Hobby Lobby: The Rights of the Employer v. The “Rights” Of the Employee

July 4th, 2014

The dueling opinions of Justice Alito and Justice Ginsburg in Hobby Lobby were stark, in their focuses. The former focused virtually entirely on the statutory rights afforded by RFRA to the employers. The latter, focused almost entirely on the “rights” of the employees. I put scare quotes around the word “rights” because it isn’t clear, precisely, what the Affordable Care Act does in relation to RFRA. Reflecting this, in various places, Justice Ginsburg refers to them as “rights,” “interests,” and “benefits.”

Justice Alito’s opinion refers again, and again to the rights of the “employers” and “men and women” (stress on women) “who wish to run their businesses”:

In holding that the HHS mandate is unlawful, we reject HHS’s argument that the owners of the companies for- feited all RFRA protection when they decided to organize their businesses as corporations rather than sole proprie- torships or general partnerships. The plain terms of RFRA make it perfectly clear that Congress did not discriminate in this way against men and women who wish to run their businesses as for-profit corporations in the manner required by their religious beliefs. …

The owners of the businesses have religious objections to abortion, and according to their religious beliefs the four contraceptive methods at issue are abortifacients. If the owners comply with the HHS mandate, they believe they will be facilitating abortions, and if they do not comply, they will pay a very heavy price—as much as $1.3 million per day, or about $475 million per year, in the case of one of the companies. If these consequences do not amount to a substantial burden, it is hard to see what would.

In contrast, he only speaks of the “employees” have “access” to these products.

There are other ways in which Congress or HHS could equally ensure that every woman has cost-free access to the particular contraceptives at issue here and, indeed, to all FDA-approved contraceptives.

In fact, HHS has already devised and implemented a system that seeks to respect the religious liberty of reli- gious nonprofit corporations while ensuring that the employees of these entities have precisely the same access to all FDA-approved contraceptives as employees of companies whose owners have no religious objections to providing such coverage. The employees of these religious non profit corporations still have access to insurance coverage without cost sharing for all FDA-approved contraceptives; and according to HHS, this system imposes no net economic burden on the insurance companies that are required to provide or secure the coverage.

One of the only instances where Alito expresses any “empathy” for the employees, is out of a concern that the employer will drop coverage and put them on the Obamacare exchanges.

We doubt that the Congress that enacted RFRA—or, for that matter, ACA—would have believed it a tolerable result to put family-run businesses to the choice of violating their sin- cerely held religious beliefs or making all of their employees lose their existing healthcare plans.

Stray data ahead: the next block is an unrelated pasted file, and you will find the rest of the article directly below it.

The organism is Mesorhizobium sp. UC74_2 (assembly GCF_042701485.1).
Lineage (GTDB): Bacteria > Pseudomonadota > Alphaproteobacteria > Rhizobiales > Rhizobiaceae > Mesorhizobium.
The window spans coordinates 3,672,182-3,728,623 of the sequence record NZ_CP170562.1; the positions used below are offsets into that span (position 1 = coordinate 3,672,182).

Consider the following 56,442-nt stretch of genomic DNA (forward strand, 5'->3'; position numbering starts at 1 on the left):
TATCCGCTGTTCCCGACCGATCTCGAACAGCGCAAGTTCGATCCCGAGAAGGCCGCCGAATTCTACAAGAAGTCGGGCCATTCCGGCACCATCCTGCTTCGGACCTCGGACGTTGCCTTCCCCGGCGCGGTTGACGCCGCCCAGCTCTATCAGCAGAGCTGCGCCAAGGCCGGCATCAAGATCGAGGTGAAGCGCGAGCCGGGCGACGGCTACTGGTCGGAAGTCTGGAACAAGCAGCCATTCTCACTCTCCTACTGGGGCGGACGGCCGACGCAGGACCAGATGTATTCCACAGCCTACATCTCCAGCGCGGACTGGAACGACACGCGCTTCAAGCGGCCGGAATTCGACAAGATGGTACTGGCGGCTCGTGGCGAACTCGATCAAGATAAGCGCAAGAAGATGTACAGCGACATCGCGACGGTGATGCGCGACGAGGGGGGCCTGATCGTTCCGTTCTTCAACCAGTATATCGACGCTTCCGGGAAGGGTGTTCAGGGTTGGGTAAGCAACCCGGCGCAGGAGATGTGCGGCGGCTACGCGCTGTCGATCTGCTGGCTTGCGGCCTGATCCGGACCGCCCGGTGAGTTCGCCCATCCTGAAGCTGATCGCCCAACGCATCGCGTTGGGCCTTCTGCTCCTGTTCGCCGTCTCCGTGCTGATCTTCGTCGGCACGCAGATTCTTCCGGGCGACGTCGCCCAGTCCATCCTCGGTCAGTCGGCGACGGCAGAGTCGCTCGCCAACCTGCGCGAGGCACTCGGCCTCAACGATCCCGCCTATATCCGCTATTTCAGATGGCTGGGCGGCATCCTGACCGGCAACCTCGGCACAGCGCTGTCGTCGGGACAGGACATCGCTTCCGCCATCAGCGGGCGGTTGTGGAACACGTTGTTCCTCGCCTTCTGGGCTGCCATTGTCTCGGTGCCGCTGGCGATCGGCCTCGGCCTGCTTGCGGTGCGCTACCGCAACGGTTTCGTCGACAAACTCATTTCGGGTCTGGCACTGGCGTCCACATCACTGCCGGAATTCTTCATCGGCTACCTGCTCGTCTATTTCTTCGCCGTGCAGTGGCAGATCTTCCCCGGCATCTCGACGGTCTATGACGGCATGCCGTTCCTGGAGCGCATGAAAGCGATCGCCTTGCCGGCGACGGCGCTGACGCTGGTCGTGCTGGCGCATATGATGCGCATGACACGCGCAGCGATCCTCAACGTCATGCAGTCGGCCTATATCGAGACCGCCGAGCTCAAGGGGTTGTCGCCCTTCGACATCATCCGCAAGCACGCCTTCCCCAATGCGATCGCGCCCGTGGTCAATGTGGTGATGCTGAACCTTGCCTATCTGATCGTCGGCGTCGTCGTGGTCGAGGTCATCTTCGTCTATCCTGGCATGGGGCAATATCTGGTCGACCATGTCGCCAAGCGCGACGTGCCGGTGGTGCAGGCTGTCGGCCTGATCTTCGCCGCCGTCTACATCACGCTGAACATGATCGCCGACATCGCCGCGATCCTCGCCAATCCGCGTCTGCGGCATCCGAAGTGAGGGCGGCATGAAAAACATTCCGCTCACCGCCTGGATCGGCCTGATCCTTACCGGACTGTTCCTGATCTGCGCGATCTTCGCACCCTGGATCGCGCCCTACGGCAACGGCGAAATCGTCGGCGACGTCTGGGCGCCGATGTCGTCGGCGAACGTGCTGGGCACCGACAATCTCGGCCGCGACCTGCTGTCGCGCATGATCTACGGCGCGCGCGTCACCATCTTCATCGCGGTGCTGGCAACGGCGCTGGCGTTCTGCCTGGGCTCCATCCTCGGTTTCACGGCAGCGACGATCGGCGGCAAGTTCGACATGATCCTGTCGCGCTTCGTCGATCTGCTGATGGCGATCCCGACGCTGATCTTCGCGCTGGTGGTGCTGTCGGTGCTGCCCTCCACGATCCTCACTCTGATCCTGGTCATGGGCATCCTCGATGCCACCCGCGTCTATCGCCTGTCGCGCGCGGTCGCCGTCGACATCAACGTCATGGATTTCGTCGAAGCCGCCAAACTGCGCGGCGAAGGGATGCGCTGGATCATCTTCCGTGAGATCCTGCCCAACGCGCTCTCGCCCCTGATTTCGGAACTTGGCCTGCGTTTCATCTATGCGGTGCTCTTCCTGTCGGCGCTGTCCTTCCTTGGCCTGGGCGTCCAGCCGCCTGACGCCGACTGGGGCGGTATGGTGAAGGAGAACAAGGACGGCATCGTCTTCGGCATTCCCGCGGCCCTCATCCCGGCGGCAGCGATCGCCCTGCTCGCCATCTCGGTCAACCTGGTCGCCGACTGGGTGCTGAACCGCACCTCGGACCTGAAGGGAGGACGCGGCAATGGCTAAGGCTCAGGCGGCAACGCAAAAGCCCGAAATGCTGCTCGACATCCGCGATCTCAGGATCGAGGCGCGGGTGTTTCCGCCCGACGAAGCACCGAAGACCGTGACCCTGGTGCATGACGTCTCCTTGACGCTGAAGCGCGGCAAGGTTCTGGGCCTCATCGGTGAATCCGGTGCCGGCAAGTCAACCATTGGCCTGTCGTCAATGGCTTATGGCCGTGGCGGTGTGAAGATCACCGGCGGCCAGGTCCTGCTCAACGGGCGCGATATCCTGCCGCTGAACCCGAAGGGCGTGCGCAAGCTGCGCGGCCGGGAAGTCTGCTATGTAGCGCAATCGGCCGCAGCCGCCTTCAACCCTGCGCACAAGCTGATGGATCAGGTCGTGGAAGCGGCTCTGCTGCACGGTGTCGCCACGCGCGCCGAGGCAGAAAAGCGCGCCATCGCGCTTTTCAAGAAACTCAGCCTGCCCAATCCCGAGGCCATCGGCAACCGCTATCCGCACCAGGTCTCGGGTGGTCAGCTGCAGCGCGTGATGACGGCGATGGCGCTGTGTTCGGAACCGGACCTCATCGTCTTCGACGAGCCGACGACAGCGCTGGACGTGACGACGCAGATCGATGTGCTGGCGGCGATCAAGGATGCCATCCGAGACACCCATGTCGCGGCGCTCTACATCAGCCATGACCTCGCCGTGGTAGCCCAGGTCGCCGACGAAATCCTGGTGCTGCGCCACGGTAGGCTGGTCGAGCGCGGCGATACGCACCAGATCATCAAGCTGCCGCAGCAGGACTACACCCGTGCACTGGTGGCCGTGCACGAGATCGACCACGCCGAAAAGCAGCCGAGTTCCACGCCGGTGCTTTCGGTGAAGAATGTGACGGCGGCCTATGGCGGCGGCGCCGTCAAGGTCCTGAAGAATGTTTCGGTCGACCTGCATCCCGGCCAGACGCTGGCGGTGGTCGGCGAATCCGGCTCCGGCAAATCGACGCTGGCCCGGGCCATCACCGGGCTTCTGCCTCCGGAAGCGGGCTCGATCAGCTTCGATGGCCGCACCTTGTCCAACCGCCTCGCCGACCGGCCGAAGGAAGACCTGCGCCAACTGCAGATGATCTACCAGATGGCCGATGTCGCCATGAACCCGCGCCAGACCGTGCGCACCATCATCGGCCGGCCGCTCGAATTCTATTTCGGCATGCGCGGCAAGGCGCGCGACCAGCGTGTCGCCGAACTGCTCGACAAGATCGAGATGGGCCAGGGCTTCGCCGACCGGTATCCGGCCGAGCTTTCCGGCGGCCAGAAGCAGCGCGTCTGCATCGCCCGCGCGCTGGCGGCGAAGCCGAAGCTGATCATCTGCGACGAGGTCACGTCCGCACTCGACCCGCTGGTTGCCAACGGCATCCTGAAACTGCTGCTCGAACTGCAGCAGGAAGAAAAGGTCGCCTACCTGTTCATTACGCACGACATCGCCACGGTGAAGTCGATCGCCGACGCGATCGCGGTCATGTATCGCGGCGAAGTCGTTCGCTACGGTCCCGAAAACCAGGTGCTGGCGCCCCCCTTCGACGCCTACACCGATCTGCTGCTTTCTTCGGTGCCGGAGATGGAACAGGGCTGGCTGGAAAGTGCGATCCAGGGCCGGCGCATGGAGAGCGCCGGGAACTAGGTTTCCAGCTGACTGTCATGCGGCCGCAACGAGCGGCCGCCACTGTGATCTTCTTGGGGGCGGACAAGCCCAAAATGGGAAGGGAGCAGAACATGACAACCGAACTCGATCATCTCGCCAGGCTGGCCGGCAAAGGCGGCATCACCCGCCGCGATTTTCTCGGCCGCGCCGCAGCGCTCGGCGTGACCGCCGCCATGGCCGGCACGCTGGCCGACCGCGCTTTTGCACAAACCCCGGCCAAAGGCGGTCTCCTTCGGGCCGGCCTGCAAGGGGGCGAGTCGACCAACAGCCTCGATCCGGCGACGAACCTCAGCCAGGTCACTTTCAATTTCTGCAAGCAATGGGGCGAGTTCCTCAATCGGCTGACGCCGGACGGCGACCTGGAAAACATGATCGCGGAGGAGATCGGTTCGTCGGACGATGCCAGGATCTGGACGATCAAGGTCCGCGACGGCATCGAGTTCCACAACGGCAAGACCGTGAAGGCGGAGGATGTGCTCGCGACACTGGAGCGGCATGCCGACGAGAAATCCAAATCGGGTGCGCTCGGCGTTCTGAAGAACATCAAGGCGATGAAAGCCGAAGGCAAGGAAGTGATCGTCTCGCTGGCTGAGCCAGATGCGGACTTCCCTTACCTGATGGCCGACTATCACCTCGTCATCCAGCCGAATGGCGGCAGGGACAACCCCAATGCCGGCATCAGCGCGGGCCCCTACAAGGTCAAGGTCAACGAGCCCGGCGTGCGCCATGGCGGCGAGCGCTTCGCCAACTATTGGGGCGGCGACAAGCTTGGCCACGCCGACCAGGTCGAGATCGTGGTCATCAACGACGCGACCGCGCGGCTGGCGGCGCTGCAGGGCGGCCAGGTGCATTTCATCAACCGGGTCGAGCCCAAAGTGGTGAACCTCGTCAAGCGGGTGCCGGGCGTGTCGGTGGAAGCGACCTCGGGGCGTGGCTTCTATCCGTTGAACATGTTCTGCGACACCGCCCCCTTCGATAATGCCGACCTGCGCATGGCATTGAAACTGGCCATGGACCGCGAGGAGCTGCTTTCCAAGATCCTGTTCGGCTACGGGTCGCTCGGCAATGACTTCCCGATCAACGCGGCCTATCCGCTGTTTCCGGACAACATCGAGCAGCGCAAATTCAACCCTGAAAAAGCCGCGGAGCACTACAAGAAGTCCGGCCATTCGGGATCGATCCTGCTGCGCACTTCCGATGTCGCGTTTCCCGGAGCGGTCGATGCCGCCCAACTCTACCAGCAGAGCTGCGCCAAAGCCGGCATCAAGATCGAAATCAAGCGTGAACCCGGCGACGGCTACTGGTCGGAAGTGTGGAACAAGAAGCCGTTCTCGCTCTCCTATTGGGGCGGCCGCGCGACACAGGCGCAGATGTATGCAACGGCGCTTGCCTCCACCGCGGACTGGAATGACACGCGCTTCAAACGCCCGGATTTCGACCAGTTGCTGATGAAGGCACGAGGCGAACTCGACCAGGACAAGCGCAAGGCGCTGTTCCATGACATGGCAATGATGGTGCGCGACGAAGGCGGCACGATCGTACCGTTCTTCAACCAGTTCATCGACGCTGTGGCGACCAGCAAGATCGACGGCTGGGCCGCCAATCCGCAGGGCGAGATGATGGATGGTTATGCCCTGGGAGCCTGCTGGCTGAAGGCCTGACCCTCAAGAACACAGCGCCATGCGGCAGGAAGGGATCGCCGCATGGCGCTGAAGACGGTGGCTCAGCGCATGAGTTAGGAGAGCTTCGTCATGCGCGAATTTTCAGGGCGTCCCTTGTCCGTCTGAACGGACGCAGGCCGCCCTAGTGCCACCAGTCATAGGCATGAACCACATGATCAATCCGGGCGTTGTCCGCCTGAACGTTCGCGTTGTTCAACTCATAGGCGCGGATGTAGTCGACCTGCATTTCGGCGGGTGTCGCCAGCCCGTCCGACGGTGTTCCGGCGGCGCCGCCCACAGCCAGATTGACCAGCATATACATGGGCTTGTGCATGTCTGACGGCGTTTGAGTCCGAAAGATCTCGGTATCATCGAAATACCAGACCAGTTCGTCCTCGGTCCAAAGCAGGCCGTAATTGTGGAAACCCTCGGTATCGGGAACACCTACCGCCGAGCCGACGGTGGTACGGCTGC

And Alito even calls out RBG, for forcing additional burdens on the female employees who would now have to sign up for an additional program on HealthCare.gov.

Ironically, it is the dissent’s approach that would “[i]mped[e] women’s receipt of benefits by ‘requiring them to take steps to learn about, and to sign up for, a new government funded and administered health benefit,’” post, at 28, because the dissent would effectively compel religious employers to drop health- insurance coverage altogether, leaving their employees to find individual plans on government-run exchanges or elsewhere. This is indeed “scarcely what Congress con- templated.” Ibid.

Now that is an “undue burden!” I suspect that line by RBG’s jabot curl up.

Even the moral dilemma focuses entirely on the employer’s religious beliefs. Access to contraception does not figure in this dynamic.

The Hahns and Greens believe that providing the coverage demanded by the HHS regulations is connected to the destruction of an embryo in a way that is sufficient to make it immoral for them to provide the coverage. This belief implicates a difficult and important question of religion and moral philosophy, namely, the circumstances under which it is wrong for a person to perform an act that is innocent in itself but that has the effect of enabling or facilitating the commission of an immoral act by another.34

34 See, e.g., Oderberg, The Ethics of Co-operation in Wrongdoing, in Modern Moral Philosophy 203–228 (A. O’Hear ed. 2004); T. Higgins, Man as Man: The Science and Art of Ethics 353, 355 (1949) (“The general principles governing cooperation” in wrongdoing—i.e., “physical activity (or its omission) by which a person assists in the evil act of another who is the principal agent”—“present troublesome difficulties in application”); 1 H. Davis, Moral and Pastoral Theology 341 (1935) (Cooperation occurs “when A helps B to accomplish an external act by an act that is not sinful, and without approving of what B does”).